We do question whether “we’re following the science” has become so overused that it now is just bureaucratic lexicon, a meaningless utterance that checks a politician’s box but provides the same reassurance as saying “Your call is very important to us. Please hold.”

Editorial: Hello in there

Editorial: Hello in there

Where have all the people gone?
Seems like there’s no one hangin’ on.
Look through the windows,
The houses are empty.
Everybody’s out of town.
Seems like
I’m the only one around.
Better send some people down.
Everyone on Earth
Is out of town.

Hal David wrote that apocalyptic lyric back in 1970, Burt Bacharach added some appropriately dyspeptic music with a wobbly trombone, B.J. Thomas sang it with the right tinge of loneliness.

The song came to mind as we stood at the top of Cooperstown’s Main Street late one frigid afternoon last week. The stroll to the post office didn’t do much to counter the desolation — plenty of doors displayed some semblance of the “closed until March” sign that turns up every year around this time.

As it must. It’s our slow season, that time of year when New Yorkers become temporary Floridians, when business owners can grab some much-deserved rest in between busier times, when people can escape the cold.

Editorial: Destination ‘yes’

Editorial: Destination ‘yes’

Oneonta’s new mayor, Mark Drnek, dropped a surprise when the Otsego County Chamber of Commerce held its 2022 virtual ‘State of the State’ on January 11 and he told Cooperstown Mayor Ellen Tillapaugh that he wants to collaborate with her and other regional leaders on a “destination marketing” campaign to attract new residents to an Oneonta-to-Cooperstown corridor.

His proposal – one he freely admitted was a surprise to all on the Zoom meeting – came after Mayor Tillapaugh said she’d gently tease his predecessor, Gary Herzig, that Oneonta was home to Cooperstown Baseball World and Cooperstown All-Star Village, and they “really benefit that community’s lodging and business community.” With Cooperstown Dreams Park in the Town of Hartwick, she said, “I always joke that the Village of Cooperstown is the only one without an actual baseball complex named after Cooperstown.”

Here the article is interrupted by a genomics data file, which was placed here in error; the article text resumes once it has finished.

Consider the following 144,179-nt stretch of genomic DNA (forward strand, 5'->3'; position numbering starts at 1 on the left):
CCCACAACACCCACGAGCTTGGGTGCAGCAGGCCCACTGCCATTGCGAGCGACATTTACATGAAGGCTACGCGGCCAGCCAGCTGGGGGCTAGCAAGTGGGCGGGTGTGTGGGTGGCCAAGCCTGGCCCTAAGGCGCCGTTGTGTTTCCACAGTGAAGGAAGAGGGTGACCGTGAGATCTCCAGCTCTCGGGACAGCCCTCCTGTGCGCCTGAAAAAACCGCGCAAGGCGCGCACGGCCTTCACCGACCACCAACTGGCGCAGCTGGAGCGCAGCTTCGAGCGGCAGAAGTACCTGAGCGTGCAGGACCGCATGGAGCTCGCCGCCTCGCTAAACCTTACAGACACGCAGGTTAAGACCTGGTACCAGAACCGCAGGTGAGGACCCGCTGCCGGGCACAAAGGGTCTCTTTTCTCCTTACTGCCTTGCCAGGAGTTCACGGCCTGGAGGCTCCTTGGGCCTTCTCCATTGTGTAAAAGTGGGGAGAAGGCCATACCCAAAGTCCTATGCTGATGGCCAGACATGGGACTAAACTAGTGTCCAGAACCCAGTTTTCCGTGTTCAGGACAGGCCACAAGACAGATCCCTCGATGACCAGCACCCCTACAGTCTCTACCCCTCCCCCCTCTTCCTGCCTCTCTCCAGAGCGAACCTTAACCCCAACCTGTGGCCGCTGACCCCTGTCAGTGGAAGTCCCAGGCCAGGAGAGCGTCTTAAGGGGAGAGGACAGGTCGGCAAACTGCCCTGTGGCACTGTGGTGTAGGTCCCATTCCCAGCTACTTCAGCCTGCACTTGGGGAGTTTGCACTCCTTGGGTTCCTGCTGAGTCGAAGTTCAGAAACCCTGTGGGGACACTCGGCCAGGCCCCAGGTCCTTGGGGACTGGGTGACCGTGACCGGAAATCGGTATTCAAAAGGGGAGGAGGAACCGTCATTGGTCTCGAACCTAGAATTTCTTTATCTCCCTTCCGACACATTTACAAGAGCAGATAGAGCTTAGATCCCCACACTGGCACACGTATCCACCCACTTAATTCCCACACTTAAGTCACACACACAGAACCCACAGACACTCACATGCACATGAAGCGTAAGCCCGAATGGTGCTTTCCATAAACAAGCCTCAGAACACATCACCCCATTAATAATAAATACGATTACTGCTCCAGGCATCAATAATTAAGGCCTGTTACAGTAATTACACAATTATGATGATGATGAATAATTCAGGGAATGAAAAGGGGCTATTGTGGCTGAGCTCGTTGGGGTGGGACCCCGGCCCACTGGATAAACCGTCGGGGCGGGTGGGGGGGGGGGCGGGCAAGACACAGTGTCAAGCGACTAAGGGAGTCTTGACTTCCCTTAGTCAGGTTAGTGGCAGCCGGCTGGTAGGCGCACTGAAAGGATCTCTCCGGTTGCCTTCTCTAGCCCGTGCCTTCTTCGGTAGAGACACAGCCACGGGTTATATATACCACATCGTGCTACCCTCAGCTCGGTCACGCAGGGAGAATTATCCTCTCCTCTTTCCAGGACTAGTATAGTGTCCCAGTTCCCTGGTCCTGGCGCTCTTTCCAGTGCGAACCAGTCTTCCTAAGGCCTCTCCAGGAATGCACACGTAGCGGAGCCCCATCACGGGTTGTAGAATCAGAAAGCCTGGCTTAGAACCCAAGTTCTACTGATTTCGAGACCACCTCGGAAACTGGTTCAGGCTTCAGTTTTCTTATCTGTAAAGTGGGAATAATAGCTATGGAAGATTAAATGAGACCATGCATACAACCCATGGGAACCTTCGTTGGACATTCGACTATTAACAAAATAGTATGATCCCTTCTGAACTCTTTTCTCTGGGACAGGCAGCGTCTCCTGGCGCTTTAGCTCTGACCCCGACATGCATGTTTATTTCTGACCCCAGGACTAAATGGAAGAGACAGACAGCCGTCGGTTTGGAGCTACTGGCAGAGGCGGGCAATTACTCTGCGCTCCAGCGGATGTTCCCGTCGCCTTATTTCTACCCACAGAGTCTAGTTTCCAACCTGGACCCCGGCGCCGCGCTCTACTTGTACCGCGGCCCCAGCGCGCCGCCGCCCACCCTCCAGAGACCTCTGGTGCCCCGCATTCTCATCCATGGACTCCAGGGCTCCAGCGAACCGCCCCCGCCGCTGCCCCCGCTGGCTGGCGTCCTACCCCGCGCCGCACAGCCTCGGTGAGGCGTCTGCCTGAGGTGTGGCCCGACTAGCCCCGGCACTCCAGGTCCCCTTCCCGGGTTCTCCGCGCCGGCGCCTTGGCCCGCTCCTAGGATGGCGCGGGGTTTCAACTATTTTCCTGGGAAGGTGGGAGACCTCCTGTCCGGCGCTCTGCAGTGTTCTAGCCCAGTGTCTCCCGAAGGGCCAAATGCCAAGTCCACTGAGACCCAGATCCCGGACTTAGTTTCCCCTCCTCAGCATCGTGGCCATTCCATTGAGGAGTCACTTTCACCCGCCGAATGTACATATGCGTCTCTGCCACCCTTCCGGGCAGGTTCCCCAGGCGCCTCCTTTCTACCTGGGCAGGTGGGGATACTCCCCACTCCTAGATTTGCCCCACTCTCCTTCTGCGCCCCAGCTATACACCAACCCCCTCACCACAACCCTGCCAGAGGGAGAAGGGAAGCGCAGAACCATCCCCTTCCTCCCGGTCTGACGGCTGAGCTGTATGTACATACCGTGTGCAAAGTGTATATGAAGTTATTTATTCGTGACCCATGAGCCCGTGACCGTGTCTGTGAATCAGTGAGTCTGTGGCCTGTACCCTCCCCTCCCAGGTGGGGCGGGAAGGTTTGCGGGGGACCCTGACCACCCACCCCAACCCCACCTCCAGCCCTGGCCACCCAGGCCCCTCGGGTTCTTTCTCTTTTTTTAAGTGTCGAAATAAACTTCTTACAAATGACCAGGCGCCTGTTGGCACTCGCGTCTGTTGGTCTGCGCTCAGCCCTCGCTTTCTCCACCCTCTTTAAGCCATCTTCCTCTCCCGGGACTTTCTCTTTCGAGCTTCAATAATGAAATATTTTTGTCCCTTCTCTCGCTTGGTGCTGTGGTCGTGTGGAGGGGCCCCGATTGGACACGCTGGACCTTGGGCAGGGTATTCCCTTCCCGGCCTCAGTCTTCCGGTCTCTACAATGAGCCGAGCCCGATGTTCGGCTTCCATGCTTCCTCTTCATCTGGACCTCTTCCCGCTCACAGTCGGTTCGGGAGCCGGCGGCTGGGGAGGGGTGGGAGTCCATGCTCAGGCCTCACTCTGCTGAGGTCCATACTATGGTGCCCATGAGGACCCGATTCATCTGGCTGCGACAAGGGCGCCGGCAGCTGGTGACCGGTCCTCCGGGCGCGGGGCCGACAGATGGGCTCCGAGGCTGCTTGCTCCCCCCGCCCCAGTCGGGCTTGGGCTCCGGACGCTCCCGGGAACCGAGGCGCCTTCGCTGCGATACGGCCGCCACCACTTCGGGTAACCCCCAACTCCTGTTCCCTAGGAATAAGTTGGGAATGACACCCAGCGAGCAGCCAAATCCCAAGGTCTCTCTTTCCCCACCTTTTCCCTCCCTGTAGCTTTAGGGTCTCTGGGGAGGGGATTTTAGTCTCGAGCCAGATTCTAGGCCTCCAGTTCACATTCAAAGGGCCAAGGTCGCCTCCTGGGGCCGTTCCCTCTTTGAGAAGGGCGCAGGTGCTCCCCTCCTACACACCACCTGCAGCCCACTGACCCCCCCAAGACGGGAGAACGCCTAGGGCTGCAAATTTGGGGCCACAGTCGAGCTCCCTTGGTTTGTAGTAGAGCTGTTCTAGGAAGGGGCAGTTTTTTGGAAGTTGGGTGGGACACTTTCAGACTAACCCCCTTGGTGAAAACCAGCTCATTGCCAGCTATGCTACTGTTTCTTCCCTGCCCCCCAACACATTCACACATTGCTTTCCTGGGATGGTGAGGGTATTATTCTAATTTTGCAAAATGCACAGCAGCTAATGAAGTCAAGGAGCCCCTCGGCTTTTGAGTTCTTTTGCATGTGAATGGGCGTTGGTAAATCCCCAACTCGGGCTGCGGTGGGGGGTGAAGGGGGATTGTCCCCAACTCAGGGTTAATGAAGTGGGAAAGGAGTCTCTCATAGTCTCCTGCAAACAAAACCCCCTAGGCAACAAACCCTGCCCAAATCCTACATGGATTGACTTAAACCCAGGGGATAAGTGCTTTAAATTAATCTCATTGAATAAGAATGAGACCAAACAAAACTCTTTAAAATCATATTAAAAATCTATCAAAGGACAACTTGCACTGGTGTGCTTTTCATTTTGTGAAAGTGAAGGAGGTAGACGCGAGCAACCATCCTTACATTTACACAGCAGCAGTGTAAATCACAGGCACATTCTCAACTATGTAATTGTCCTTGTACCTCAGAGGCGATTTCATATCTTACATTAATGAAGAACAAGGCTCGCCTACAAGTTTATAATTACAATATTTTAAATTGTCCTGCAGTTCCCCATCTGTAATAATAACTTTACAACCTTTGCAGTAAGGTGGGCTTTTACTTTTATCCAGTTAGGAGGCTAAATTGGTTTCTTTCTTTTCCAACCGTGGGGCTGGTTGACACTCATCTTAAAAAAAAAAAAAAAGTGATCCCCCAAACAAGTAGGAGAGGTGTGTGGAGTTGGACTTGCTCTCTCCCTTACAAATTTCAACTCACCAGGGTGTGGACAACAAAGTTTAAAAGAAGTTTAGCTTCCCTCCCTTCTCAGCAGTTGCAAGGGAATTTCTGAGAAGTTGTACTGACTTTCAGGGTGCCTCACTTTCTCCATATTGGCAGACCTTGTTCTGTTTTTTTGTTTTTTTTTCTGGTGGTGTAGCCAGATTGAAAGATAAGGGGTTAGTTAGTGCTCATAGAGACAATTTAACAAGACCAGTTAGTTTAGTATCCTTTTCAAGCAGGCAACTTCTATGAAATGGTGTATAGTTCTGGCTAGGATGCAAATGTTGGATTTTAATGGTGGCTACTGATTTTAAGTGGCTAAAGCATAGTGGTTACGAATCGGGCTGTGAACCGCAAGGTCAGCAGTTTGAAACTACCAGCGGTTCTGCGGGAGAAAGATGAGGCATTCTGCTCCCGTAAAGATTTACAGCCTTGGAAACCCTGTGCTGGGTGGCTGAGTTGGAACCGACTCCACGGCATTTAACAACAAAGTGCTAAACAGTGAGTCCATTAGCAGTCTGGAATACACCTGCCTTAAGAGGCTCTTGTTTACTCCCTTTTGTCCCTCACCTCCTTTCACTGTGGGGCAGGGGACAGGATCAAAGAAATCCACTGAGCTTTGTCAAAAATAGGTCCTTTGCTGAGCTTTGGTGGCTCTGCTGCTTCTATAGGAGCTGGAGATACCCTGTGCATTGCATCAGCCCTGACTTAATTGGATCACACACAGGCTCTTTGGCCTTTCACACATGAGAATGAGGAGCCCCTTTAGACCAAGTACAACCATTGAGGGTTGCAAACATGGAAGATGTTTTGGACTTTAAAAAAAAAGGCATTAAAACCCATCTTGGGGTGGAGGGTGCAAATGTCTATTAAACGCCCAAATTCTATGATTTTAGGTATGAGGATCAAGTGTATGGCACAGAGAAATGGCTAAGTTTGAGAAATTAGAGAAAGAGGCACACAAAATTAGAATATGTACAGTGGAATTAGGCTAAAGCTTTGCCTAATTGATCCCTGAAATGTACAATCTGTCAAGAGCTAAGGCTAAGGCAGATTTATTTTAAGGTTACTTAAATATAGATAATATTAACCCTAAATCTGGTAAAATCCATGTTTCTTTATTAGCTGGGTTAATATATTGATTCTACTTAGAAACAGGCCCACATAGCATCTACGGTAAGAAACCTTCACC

She’s right, of course – we wonder if players and parents unfamiliar with the region aren’t a little disappointed to learn that the Village itself is some 20 miles away from the place to which they’ve traveled to say they played baseball “in Cooperstown.”

Editorial: Maybe not

Editorial: Maybe not

Far be it from this page to look a gift horse squarely in the mouth, but open wide, equine friend:
Term limits aren’t government reform.

We do not blame Governor Kathy Hochul for saying eight is enough when it comes to years in office for a governor. Her predecessor’s bullying monomania for cementing his legacy by winning the fourth term that eluded his father was his undoing.

She calls for that same two-term limit on the lieutenant governor, attorney general, and comptroller. She ups the ante putative Republican gubernatorial candidate Lee Zeldin slapped on the table in December — his proposal would, so far, limit only the governor’s time at the helm. Neither yet loops in the state Legislature — a wise political move, given the fact that it’s the state Legislature that would have to approve the deal in the first place before sending to the state’s voters. We doubt they’d agree to vote themselves out of office, but we also think they’d be hard-pressed to carve themselves out if public pressure demanded otherwise.

Editorial: Omicron’s Paradox

Omicron’s Paradox

A COVID-weary public confronts the conundrum daily: Is this good news? Is it bad news?

We have to admit that we’re a little bit confused.

The Omicron caseload is frightening on its surface — ridiculously high numbers on a daily basis, top-of-the-fold newspaper coverage, lead-story status.

We’re so attuned to scary numbers and frightening graphs that when we hear about record-shattering daily positive tests coming back, the first thing we want to do is retreat to our quarantine corners and hide. We worry that we’re all going to become experts in the Greek alphabet before this is finished.
But then we look past the raw data and hear the experts say that with Omicron, it’s important to take a more analytical approach. Governor Kathy Hochul, on Monday, said, “People are testing at a much higher rate. It’s shocking in the scale of the number of people who are testing positive, but we’re grateful cases are not presenting themselves as severely as they did with Delta.” She cited encouraging news out of South Africa, where Omicron first was detected — a sharp jolt in positives followed by an equally sharp decline. “We have so many more defenses this time,” she said.

Editorial: Just wear it

Editorial: Just wear it

A few Albany wags called it “mandate-ish” when Governor Kathy Hochul’s indoor mask order took effect a week ago and roughly 20 percent of the state’s counties said immediately they’d not be enforcing
the order.

We remain somewhat at a loss as to how a county could cherry-pick the state laws (or, as may be the case, executive orders that carry the full force of law) they choose to enforce. That’s a topic for another day.

“They’re saying that just to get in the paper,” Governor Hochul quipped about the recalcitrants. “She’s doing it just to get in the paper,” the recalcitrants, generally, replied.